As of now, I’ve seen Dr. Horrible LIVE twice. My companion and three friends enjoyed opening night, and then we came with four other people at the end of Gam3rCon. It’s a testament to this show, itself an adaptation of an internet phenomenon, that it has so much to offer from multiple viewings.
My Constant Readers know me as a film critic, but I also dabble in local community theatre. This show has the do-it-yourself energy and sense of ensemble that community theatre fosters. It also has an immensely professional production staff. As I previously reported, this is a stage creation assembled from a web sensation. Designers David F. Weiner, Michael Lowe, Chris Rynne, Paul Peterson, Karen Li, and Jannifer Mah created a vivid world in the tiny 10th Avenue Theatre space out of walls, light, and shadow. Pianist/conductor Korrie Paliotto’s crisp direction belies the fun energy the band brings.
I know you’re wondering, so I’ll just tell you: they do the van with puppets and an actual van! Seeing a live Captain Hammer astride a big white Astro running down pedestrians is a true Theatre Moment. The act of placing the van remote control isn’t super clear; if you hadn’t seen the film you might miss it altogether, but it’s a minor quibble once you’re in Hammer’s headlights. The set consists of two movable wall pieces, a permanent Dr. Horrible lab, and a catwalk fronted with a two-story scrim used for projections and shadow play. Panels of colored light frame the shadows like a comic strip, and the two levels allow for distance and scale. The shadow work is effective and even moving — and adds much depth to the words. The band, dressed as the Evil League of Evil, hovers above the action, pulling new and wacky instruments out of their arsenal at every turn. Choreographer Karen Li’s movement and dance is fluid and uses every bit of the space. Director Andy Lowe has truly made this show his own (oh, and Zack Whedon LOVED it).
Of course most audience members want to know: Can the cast step into the shoes of these nerd gods and pull it off? Yes, yes they can. Nathan Turner (Dr. Horrible) owns this character from the start. Billy/Horrible is the richest role in the show, and Turner finds his own real way to inhabit him. It is a different take than NPH, yet totally true to the core character. Heresy it may be, but I actually prefer some of Turner’s interpretations. Michael Minto’s Captain Hammer is a cartoon to begin with, and thus a challenge to enrich. Minto makes Hammer more lovable and even more of a prat than you might think possible. For that one line you’re waiting for, the choice he makes is perfect in this venue. Jane Lui plays a Penny whose backstory was developed for this production. She has an origin tale beautifully staged in shadow play and a foster mom (Susan Hammons), and Lui runs with it. I’d never have guessed this was her first play — she’s funny and natural on stage. She sings beautifully, albeit softly, causing her to fade a little behind her bombastic costars, but she brings it on “My Eyes” in particular.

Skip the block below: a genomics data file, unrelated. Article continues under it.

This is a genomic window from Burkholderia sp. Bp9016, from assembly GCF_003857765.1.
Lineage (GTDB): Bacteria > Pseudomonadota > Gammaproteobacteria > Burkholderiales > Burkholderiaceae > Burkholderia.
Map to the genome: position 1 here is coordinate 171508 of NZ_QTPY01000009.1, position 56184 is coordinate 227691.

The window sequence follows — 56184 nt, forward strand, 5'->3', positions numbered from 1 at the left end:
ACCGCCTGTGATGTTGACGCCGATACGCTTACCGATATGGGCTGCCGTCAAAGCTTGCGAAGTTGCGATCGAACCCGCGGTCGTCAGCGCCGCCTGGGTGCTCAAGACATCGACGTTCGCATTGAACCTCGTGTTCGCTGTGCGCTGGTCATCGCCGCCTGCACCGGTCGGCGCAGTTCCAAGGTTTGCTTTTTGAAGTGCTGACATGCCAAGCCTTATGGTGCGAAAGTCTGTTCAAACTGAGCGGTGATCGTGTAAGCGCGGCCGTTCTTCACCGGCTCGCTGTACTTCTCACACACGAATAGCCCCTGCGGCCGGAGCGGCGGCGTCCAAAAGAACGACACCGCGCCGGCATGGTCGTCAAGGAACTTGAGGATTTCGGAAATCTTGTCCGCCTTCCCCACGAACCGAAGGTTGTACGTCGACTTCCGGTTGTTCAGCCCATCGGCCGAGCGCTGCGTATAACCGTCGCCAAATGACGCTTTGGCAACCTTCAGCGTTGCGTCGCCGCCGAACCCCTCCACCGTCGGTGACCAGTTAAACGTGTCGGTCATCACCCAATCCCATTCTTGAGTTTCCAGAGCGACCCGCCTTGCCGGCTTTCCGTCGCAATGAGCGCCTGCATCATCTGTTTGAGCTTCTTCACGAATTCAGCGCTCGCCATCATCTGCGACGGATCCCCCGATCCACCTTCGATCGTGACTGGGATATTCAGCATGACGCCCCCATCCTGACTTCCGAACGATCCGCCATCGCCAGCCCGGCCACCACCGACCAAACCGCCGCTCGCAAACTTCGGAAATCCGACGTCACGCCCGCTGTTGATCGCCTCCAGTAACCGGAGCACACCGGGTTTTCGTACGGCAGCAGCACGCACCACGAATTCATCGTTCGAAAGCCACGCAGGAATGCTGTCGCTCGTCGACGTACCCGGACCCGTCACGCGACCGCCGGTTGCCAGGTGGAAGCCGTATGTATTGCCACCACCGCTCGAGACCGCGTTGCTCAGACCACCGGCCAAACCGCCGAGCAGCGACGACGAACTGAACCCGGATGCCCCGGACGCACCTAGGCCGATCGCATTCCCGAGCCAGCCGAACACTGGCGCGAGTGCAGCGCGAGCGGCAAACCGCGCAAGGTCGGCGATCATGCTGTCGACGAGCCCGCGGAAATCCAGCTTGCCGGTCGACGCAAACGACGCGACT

The ensemble is having great fun filling in the world around the leads. From laundry-doers to dancing homeless, from panicked townspeople to named support roles, everyone bring a real sense of investment to their roles. Zack Wolfe (Moist/Hammer Fan) gleefully squeezes comedy out of every opportunity. Claire Kaplan (Reporter) commits to her scenes with fire, and it’s hard not to watch her during everything. Hammons is warm and shapes the added Penny content. Michael Nieto (Mayor/Bad Horse Trio) plays tuba and mandolin (no nose flute, alas) and four featured characters, and seems to have the most costume changes of anyone. July 24 he injured himself backstage and came on later sporting a band-aid and ad-libbing with Kaplan about it. It was a peek into their strong ensemble. As for Adina Silva, Thomas Lokensgard, and Karen Li, I loved their energy and they had fun things to do, but they had fewer opportunities to shine — in front of the stage. I recognized their contributions in other ways, however. In shadow play they anonymously portray other characters; thus silhouetted they continue the characters’ stories so well that you forget it’s not the “real” actor doing it.
Seriously, folks, Dr. Horrible’s Sing-Along Blog LIVE is a great evening of entertainment and you can still see it through July 30. Get yourself down there and show some love and have a great time.